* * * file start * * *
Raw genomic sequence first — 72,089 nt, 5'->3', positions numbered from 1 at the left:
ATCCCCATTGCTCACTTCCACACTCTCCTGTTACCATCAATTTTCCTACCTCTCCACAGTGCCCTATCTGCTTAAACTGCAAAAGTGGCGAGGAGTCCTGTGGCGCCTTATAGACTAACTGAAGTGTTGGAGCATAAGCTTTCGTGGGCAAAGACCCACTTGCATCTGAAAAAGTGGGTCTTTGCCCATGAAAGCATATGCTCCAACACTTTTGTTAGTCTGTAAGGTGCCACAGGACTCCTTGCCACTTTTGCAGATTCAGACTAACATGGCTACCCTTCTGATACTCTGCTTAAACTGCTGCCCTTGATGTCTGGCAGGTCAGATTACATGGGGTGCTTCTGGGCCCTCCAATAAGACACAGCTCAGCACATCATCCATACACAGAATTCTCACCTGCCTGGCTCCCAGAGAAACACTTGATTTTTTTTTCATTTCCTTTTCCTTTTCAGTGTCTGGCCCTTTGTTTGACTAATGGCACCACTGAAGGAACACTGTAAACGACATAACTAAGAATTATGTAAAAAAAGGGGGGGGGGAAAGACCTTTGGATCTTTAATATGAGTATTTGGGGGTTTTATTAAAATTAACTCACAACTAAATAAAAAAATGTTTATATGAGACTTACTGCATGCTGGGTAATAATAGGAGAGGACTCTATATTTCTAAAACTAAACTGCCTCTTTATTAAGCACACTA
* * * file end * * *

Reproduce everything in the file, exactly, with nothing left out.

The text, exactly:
Raw genomic sequence first — 72,089 nt, 5'->3', positions numbered from 1 at the left:
ATCCCCATTGCTCACTTCCACACTCTCCTGTTACCATCAATTTTCCTACCTCTCCACAGTGCCCTATCTGCTTAAACTGCAAAAGTGGCGAGGAGTCCTGTGGCGCCTTATAGACTAACTGAAGTGTTGGAGCATAAGCTTTCGTGGGCAAAGACCCACTTGCATCTGAAAAAGTGGGTCTTTGCCCATGAAAGCATATGCTCCAACACTTTTGTTAGTCTGTAAGGTGCCACAGGACTCCTTGCCACTTTTGCAGATTCAGACTAACATGGCTACCCTTCTGATACTCTGCTTAAACTGCTGCCCTTGATGTCTGGCAGGTCAGATTACATGGGGTGCTTCTGGGCCCTCCAATAAGACACAGCTCAGCACATCATCCATACACAGAATTCTCACCTGCCTGGCTCCCAGAGAAACACTTGATTTTTTTTTCATTTCCTTTTCCTTTTCAGTGTCTGGCCCTTTGTTTGACTAATGGCACCACTGAAGGAACACTGTAAACGACATAACTAAGAATTATGTAAAAAAAGGGGGGGGGGAAAGACCTTTGGATCTTTAATATGAGTATTTGGGGGTTTTATTAAAATTAACTCACAACTAAATAAAAAAATGTTTATATGAGACTTACTGCATGCTGGGTAATAATAGGAGAGGACTCTATATTTCTAAAACTAAACTGCCTCTTTATTAAGCACACTA